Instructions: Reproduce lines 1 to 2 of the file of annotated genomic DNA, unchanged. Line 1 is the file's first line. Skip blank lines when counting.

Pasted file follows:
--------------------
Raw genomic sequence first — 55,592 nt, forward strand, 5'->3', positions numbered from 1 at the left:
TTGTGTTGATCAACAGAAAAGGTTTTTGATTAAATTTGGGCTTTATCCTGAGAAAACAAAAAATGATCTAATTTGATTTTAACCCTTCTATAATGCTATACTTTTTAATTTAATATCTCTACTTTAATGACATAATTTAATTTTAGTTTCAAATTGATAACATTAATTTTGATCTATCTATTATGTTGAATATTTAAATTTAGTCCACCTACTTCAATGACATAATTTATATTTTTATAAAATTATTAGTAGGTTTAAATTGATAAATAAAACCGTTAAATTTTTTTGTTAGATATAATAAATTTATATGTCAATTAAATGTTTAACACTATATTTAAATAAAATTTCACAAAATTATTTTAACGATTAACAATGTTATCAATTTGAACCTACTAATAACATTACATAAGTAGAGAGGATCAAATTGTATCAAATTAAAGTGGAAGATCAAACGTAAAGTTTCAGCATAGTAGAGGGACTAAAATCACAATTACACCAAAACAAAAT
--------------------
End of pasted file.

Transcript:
Raw genomic sequence first — 55,592 nt, forward strand, 5'->3', positions numbered from 1 at the left:
TTGTGTTGATCAACAGAAAAGGTTTTTGATTAAATTTGGGCTTTATCCTGAGAAAACAAAAAATGATCTAATTTGATTTTAACCCTTCTATAATGCTATACTTTTTAATTTAATATCTCTACTTTAATGACATAATTTAATTTTAGTTTCAAATTGATAACATTAATTTTGATCTATCTATTATGTTGAATATTTAAATTTAGTCCACCTACTTCAATGACATAATTTATATTTTTATAAAATTATTAGTAGGTTTAAATTGATAAATAAAACCGTTAAATTTTTTTGTTAGATATAATAAATTTATATGTCAATTAAATGTTTAACACTATATTTAAATAAAATTTCACAAAATTATTTTAACGATTAACAATGTTATCAATTTGAACCTACTAATAACATTACATAAGTAGAGAGGATCAAATTGTATCAAATTAAAGTGGAAGATCAAACGTAAAGTTTCAGCATAGTAGAGGGACTAAAATCACAATTACACCAAAACAAAAT